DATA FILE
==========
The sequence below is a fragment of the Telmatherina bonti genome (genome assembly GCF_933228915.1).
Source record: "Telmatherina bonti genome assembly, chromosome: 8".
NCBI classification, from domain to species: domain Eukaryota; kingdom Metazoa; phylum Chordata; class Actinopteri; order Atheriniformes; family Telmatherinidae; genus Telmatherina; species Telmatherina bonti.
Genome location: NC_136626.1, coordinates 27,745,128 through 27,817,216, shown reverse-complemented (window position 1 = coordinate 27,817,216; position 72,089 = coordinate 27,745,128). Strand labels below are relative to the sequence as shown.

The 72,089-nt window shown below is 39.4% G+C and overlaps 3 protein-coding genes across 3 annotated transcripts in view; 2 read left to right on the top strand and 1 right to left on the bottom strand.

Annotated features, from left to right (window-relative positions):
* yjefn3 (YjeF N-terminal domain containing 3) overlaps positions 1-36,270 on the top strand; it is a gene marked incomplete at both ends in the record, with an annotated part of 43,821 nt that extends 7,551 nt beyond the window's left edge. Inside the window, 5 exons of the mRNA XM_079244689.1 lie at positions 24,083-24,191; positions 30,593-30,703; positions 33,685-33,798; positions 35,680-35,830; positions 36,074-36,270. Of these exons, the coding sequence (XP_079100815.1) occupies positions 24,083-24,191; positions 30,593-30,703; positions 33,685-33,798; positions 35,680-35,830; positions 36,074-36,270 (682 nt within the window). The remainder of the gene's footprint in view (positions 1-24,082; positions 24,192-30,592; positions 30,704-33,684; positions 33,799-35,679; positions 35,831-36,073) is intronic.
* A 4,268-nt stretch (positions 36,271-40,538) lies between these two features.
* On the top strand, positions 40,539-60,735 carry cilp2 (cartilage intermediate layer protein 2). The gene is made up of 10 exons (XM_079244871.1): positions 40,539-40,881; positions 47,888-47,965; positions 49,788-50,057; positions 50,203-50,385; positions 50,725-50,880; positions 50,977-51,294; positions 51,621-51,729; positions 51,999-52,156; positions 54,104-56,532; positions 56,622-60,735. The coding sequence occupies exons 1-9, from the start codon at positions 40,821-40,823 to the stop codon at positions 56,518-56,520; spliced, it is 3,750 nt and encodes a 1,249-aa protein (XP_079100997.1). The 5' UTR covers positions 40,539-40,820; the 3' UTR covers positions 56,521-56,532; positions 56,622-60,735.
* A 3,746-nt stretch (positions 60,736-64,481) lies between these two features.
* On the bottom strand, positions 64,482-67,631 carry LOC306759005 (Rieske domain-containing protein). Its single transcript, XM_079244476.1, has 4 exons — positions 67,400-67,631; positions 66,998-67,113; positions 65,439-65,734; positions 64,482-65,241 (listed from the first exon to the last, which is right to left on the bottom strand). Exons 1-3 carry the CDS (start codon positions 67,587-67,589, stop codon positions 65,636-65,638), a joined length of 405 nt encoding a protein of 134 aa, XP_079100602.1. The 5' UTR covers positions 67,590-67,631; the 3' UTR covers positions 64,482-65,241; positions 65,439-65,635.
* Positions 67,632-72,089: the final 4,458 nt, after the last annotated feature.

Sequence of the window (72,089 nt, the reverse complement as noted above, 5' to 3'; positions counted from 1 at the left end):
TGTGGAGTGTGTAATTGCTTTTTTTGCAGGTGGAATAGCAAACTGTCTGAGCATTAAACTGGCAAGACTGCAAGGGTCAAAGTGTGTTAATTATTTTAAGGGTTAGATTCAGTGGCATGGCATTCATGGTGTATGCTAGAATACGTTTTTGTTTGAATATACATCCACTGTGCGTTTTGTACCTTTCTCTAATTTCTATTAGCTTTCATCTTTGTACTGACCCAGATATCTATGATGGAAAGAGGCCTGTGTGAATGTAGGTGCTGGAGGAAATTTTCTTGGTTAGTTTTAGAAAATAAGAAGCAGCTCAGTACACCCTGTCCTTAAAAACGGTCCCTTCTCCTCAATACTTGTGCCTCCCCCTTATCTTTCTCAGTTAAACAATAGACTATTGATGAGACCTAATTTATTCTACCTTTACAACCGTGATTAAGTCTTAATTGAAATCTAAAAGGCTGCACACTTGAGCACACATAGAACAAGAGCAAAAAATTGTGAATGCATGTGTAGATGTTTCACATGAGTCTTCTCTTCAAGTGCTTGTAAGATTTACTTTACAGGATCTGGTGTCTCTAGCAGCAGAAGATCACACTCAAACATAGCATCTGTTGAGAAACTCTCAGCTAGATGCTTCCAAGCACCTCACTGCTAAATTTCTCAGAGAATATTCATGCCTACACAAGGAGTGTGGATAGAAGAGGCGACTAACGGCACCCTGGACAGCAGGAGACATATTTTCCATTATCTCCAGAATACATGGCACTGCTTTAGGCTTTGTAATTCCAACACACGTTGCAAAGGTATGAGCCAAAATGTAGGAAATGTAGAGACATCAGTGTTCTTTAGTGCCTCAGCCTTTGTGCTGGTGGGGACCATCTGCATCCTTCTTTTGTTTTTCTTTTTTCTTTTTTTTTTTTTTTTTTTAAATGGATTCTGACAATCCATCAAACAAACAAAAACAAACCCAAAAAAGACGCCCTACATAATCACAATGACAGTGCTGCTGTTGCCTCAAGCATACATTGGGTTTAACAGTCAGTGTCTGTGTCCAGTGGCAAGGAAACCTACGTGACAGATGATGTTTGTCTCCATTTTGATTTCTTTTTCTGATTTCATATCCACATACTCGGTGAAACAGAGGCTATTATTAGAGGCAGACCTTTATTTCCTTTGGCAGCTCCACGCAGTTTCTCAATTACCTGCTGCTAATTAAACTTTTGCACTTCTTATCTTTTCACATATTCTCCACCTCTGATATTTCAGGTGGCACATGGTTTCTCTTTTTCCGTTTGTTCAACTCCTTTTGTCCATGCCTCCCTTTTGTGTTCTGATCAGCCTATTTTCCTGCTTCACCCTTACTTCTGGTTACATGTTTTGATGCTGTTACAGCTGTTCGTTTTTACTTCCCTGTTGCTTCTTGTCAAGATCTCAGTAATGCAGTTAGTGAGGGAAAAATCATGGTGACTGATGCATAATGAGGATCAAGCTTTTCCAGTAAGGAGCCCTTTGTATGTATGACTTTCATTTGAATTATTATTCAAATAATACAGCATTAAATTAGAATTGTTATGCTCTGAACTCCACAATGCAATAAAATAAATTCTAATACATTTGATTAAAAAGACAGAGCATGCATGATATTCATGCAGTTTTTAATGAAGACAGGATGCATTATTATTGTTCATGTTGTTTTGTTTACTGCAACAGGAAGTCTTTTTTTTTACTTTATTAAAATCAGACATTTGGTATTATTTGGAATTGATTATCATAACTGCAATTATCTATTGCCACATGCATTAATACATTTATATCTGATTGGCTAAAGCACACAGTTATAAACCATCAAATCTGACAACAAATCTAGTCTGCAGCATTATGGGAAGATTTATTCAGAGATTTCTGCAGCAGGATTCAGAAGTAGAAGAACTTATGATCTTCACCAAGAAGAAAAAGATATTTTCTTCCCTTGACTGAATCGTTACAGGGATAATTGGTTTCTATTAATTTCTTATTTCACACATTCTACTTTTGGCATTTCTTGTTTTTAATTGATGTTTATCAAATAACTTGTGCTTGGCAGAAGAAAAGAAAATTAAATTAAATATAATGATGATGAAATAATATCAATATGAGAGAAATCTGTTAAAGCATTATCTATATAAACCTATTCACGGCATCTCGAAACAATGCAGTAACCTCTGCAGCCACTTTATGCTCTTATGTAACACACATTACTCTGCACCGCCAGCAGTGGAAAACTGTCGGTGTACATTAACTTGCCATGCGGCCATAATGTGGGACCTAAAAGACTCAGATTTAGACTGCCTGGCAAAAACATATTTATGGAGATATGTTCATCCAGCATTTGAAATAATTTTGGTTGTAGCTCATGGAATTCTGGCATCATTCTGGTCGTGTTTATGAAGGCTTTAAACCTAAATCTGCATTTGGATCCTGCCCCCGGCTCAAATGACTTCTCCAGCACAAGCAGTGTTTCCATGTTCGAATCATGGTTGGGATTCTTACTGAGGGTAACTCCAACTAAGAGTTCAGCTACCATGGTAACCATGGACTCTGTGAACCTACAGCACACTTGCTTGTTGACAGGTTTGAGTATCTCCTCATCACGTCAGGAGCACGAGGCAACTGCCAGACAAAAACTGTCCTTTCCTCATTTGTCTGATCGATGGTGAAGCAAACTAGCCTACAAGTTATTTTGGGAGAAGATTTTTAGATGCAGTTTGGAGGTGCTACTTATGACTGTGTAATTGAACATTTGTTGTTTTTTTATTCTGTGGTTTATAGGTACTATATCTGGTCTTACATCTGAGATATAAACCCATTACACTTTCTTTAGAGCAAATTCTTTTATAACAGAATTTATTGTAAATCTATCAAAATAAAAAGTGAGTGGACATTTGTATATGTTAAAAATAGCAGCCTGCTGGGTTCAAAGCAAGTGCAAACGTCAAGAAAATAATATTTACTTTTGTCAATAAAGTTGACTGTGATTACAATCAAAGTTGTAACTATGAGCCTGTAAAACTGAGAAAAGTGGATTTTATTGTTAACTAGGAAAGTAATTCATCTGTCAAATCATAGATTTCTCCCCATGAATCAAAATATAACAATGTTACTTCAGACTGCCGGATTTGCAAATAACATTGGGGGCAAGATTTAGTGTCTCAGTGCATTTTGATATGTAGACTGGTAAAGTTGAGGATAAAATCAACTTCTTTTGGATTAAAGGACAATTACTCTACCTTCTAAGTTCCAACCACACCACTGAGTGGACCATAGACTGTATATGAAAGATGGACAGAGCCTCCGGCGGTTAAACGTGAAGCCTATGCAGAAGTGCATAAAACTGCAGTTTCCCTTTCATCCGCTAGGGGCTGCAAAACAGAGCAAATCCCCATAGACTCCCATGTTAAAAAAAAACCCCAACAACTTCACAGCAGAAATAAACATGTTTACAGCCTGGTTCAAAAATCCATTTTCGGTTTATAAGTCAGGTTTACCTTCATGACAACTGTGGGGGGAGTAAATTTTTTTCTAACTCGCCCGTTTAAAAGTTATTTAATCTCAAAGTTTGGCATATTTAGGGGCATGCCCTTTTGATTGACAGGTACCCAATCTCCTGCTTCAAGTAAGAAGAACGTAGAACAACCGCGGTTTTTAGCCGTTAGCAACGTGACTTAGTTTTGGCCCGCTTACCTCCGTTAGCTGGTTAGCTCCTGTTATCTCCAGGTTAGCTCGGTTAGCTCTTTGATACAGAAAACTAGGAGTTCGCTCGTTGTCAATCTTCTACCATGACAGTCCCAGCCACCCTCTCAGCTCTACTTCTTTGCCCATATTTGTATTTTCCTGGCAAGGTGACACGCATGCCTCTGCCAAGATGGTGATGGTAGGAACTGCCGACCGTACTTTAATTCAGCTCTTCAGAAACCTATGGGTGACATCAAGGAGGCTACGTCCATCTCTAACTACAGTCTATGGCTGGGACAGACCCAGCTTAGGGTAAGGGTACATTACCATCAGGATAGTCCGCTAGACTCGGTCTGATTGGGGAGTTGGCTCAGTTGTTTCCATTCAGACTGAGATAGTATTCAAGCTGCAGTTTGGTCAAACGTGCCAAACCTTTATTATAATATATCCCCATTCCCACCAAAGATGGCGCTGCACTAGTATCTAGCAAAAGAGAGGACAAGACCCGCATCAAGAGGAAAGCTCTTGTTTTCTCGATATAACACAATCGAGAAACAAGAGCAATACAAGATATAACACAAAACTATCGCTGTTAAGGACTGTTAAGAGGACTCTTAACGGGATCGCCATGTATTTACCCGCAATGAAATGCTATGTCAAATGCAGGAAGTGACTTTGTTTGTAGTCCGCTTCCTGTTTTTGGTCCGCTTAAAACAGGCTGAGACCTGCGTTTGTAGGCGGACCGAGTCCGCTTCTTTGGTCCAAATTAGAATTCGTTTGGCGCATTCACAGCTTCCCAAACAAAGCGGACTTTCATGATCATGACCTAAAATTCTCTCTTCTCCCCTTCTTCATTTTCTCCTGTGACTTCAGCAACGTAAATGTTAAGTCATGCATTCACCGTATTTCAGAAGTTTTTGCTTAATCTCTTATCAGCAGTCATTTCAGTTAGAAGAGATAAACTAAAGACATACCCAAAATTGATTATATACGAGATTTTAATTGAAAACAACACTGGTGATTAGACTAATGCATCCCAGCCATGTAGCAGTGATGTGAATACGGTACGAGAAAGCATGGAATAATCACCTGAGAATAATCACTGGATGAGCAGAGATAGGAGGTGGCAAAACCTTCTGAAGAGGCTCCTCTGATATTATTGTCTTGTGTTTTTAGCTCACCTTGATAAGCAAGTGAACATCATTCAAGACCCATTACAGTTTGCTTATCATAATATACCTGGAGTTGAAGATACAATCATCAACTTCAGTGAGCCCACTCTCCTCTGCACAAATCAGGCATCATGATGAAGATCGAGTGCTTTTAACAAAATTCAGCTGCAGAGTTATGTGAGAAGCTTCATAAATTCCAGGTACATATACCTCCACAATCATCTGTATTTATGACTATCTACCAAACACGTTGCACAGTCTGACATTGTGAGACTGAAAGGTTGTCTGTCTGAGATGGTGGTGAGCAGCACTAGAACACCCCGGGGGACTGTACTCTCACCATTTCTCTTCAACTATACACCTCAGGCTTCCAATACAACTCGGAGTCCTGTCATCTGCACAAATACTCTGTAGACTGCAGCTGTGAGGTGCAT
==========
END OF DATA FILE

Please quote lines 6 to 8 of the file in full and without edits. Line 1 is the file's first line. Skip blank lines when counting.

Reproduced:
Annotated features, from left to right (window-relative positions):
* yjefn3 (YjeF N-terminal domain containing 3) overlaps positions 1-36,270 on the top strand; it is a gene marked incomplete at both ends in the record, with an annotated part of 43,821 nt that extends 7,551 nt beyond the window's left edge. Inside the window, 5 exons of the mRNA XM_079244689.1 lie at positions 24,083-24,191; positions 30,593-30,703; positions 33,685-33,798; positions 35,680-35,830; positions 36,074-36,270. Of these exons, the coding sequence (XP_079100815.1) occupies positions 24,083-24,191; positions 30,593-30,703; positions 33,685-33,798; positions 35,680-35,830; positions 36,074-36,270 (682 nt within the window). The remainder of the gene's footprint in view (positions 1-24,082; positions 24,192-30,592; positions 30,704-33,684; positions 33,799-35,679; positions 35,831-36,073) is intronic.
* A 4,268-nt stretch (positions 36,271-40,538) lies between these two features.